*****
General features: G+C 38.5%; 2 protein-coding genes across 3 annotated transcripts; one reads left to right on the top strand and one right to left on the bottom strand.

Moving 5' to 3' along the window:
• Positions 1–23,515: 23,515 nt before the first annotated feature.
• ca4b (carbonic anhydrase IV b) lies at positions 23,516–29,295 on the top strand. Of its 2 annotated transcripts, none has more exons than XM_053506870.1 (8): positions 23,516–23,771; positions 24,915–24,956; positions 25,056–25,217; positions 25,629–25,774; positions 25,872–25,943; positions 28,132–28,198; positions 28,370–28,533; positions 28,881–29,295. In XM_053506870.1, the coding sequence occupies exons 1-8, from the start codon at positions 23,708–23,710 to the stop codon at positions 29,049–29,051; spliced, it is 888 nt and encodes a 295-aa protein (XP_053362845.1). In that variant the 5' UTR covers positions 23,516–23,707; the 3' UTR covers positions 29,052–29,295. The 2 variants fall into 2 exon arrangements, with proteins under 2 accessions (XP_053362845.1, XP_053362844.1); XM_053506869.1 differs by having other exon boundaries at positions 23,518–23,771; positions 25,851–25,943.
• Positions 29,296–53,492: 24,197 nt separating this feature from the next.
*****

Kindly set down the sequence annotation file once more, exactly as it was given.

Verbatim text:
General features: G+C 38.5%; 2 protein-coding genes across 3 annotated transcripts; one reads left to right on the top strand and one right to left on the bottom strand.

Moving 5' to 3' along the window:
• Positions 1–23,515: 23,515 nt before the first annotated feature.
• ca4b (carbonic anhydrase IV b) lies at positions 23,516–29,295 on the top strand. Of its 2 annotated transcripts, none has more exons than XM_053506870.1 (8): positions 23,516–23,771; positions 24,915–24,956; positions 25,056–25,217; positions 25,629–25,774; positions 25,872–25,943; positions 28,132–28,198; positions 28,370–28,533; positions 28,881–29,295. In XM_053506870.1, the coding sequence occupies exons 1-8, from the start codon at positions 23,708–23,710 to the stop codon at positions 29,049–29,051; spliced, it is 888 nt and encodes a 295-aa protein (XP_053362845.1). In that variant the 5' UTR covers positions 23,516–23,707; the 3' UTR covers positions 29,052–29,295. The 2 variants fall into 2 exon arrangements, with proteins under 2 accessions (XP_053362845.1, XP_053362844.1); XM_053506869.1 differs by having other exon boundaries at positions 23,518–23,771; positions 25,851–25,943.
• Positions 29,296–53,492: 24,197 nt separating this feature from the next.